The Espro Press: The Rebirth of the French Press

03.04

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If you’re a fan of the French press, but not the fine particles that cloud your brew, the Espro Press is about to change your morning cup for the better. The Espro is a press pot that uses a dual micro-filter that’s 9 to 12 times finer than the mesh on a standard press. I first encountered the Espro Press at the Houston Specialty Coffee Event nearly 2 years ago, where I enjoyed a cup of Yirgacheffe from 49th Parallel. I was quite surprised by its cleanliness and depth of flavor, but believed I had “matured” beyond such methods.

It wasn’t until a visit to Coffee Collective in Copenhagen last year that I was encouraged to give it another look. When I saw the Espro being used on bar at Coffee Collective and after thoroughly enjoying a cup of Esmeralda Gesha from it, I realized the press pot had been reborn—renewing my enthusiasm for a faithful old brew method.

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A year ago, Espro launched a Kickstarter to fund the production of a large 30oz Espro Press—raising over $80,000—to complement its original 8oz version. This week, the Vancouver, Canada-based company is back on the crowd-funding site for help producing a new 18oz size press, which not only offers a more practical size, but will also include a few design refinements over its small and large counterparts.

The French press is one of the most common ways for people to brew their coffee at home. It was the method I first used to brew at home and it’s even the most popular way to brew among Verve Coffee employees. At one point in time, it was a preferred method of brewing coffee in some of the great specialty coffee shops before the pour over craze converted many of us to the pleasure of sweetness and clarity that paper filters provide.

While the full immersion brew method and simplicity of the French press are great, its muddiness and grit can mask and distort some of the more nuanced flavors in coffee, which is why you may have noticed them disappearing from some of your favorite cafés. But their ease of use and the ability to brew large quantities for guests is nearly unrivaled by most home brewing methods. Espro takes advantage of those positive aspects and has done a great job addressing the negatives with their redesigned filter.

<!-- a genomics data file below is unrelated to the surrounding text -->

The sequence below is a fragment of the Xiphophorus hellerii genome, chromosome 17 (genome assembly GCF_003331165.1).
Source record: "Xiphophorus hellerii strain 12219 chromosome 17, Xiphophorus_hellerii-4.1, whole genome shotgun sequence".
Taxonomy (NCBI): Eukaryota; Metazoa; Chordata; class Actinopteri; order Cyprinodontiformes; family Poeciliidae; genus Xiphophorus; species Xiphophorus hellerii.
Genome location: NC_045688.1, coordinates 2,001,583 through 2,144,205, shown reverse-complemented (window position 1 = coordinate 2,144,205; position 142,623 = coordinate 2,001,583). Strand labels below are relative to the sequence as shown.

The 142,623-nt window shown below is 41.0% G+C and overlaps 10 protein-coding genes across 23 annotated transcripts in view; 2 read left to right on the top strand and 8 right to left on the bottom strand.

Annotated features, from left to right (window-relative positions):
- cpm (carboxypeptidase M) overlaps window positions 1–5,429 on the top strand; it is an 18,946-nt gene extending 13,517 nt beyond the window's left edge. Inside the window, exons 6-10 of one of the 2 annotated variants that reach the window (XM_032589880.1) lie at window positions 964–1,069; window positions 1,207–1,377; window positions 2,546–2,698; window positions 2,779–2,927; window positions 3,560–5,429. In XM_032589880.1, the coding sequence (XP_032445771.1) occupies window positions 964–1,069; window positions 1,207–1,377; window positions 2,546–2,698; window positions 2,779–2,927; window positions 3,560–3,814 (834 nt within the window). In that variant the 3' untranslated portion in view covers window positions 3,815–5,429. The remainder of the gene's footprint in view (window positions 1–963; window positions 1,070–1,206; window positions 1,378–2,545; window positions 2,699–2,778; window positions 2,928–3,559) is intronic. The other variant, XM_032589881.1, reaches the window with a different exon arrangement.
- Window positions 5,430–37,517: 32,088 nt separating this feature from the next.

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The Espro filter system is comprised of two (BPA-free) plastic frames that are wrapped with a micro-mesh and nest comfortably into each other, creating twice the filtering of a standard press. The filter then screws onto a plunging rod like other press pots so it can be unscrewed and cleaned once you’re finished. The pot itself is polished, double-wall stainless steel, which keeps things warmer longer, although I highly suggest decanting the coffee immediately after brewing to prevent over extraction (bitterness).

The filter system is a remarkable improvement over the standard French press and it’s surprising that it took so long for someone to accomplish something that seems a bit obvious. There is however one issue I have with the large size press that Espro sent me for testing—which the company says they addressed in the design of the new medium size Espro—and that’s the retention of coffee below the filter cup. Since the current filter system fits so well into the pot, and there are no holes in the bottom of it, the Espro traps a substantial amount of coffee at the bottom that ultimately goes to waste.

When brewing 750g of water in the Espro, I decanted 554g of coffee. After “rocking” the pot back and forth, the total increased to 568g of coffee. With the Bodum press however, I brewed 750g of water and was able to decant 674g of coffee—giving me another half cup of coffee. You can squeeze a bit more coffee from the Espro by slightly raising the filter or continuing to rock it back and forth, but this also risks increasing the amount of sediment that passes through, which defeats the entire purpose of the product.

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Below I’ve run an experiment to illustrate the difference between the sediment in the Espro compared with a standard Bodum French press.

I brewed coffee with each press using the same parameters and technique: 45 grams of coffee to 750 grams of water (coarse grind, 8-A on a Baratza Vario-W), a 2 minute steep followed by a stir, followed by 2 more minutes of steeping and a controlled 30 second press. The coffee was immediately decanted to prevent further extraction. I then poured the decanted coffee through a rinsed V60 paper to capture the sediment and give a visual approximation of the differences.

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Overall, the coffee brewed in the Espro had more sweetness, more clarity and more acidity than in the standard French press. The resulting cup was not entirely sediment free, but it was reduced to a small bit of mud from fines rather than a gritty mouthfeel throughout. Depending on variations in your method (i.e. the cupping method of skimming before pressing) it’s possible to further reduce the sediment.